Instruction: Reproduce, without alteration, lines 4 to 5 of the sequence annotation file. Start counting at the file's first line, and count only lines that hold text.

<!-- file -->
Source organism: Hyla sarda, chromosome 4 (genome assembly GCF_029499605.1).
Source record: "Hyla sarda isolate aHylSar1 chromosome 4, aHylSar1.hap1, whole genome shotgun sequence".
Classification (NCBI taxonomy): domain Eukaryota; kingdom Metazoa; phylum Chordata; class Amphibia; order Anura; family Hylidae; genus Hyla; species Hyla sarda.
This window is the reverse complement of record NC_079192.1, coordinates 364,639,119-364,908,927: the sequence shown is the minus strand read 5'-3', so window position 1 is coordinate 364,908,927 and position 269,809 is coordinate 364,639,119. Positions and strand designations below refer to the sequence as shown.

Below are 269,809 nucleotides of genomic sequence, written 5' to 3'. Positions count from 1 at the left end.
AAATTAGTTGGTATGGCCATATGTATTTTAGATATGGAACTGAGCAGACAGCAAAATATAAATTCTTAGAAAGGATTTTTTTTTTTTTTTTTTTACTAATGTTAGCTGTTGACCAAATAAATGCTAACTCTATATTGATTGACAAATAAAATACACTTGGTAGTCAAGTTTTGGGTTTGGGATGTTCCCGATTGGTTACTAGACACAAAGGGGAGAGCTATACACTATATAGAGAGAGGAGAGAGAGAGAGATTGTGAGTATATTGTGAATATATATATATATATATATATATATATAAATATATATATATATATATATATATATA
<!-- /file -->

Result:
This window is the reverse complement of record NC_079192.1, coordinates 364,639,119-364,908,927: the sequence shown is the minus strand read 5'-3', so window position 1 is coordinate 364,908,927 and position 269,809 is coordinate 364,639,119. Positions and strand designations below refer to the sequence as shown.

Below are 269,809 nucleotides of genomic sequence, written 5' to 3'. Positions count from 1 at the left end.